A former Los Angeles police officer accused of killing three people, and who is the subject of a massive manhunt, previously spent time in Enid.
In a rambling manifesto, Christopher Jordan Dorner listed Enid as one of the places where he has lived.
The Nov. 5, 2002, edition of the Enid News & Eagle included a story of a pair of good Samaritans — both student pilots at Vance Air Force Base — who found a bank bag containing nearly $8,000 in the street.
One of the men was identified as Navy Ensign Chris Dorner.
According to a Navy spokesman, Christopher Jordan Dorner served at various aviation training units from July 4, 2002, to June 15, 2004. A spokesman at Vance Air Force Base could not confirm Thursday that Dorner served at Vance.
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In the 2002 News & Eagle story, Chris Dorner and Marine Lt. Andrew Baugher recounted how they turned the bank bag over to Enid police, and the money was returned to Enid Korean Church of Grace.
Dorner told the News & Eagle he was raised in La Palma, Calif., by his mother. La Palma also is listed on Christopher Jordan Dorner’s manifesto as one of the places where he lived.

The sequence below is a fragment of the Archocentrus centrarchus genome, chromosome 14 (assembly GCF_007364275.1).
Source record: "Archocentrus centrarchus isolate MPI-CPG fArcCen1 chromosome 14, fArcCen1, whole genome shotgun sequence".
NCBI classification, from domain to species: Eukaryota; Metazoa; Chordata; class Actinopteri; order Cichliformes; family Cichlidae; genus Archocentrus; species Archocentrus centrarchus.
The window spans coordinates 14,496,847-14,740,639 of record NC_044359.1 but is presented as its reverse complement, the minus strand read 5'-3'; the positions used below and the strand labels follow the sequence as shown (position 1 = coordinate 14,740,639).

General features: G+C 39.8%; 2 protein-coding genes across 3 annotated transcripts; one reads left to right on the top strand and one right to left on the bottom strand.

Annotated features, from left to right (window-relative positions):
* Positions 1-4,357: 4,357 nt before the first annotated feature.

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Dorner said he wanted to fly SH-60 helicopters in the Navy, according to the News & Eagle story.
About returning the money, Dorner said: “I didn’t work for it, so it’s not mine. And, it was for the church. It’s not so much the integrity, but it was someone else’s money. I would hope someone would do that for me.”
Christopher Jordan Dorner is listed as serving at Navy personnel command from June 16, 2004, through June 22, 2004, and in a Mobile Inshore Undersea Warfare Unit from June 23, 2004, to Feb. 28, 2006, the Navy spokesman said.
Dorner was stationed three times at a naval base in San Diego from July 2006 through October 2006 before being listed on temporary assignment duty at Costal Riverine Group in Bahrain from Nov. 3, 2006, to April 23, 2007, the spokesman said.
Dorner left the Naval Reserve Feb. 1.
Enid Police Department Capt. Jack Morris said EPD received a standard notification about Dorner but there were no indications he was heading toward Enid.
Morris said the department had contact with a man of the same name twice, in 2003 and 2004, but there was not enough information from those contacts to confirm if it was the same person sought in the manhunt.
Dorner received many decorations while in the Navy, including National Defense Service Medal, Iraq Campaign Medal, Global War on Terrorism Service Medal, Sea Service Deployment Medal, Navy Marine Corps Overseas Service Ribbon, Armed Forces Reserve Medal with “M” device, rifle marksman ribbon and pistol expert medal.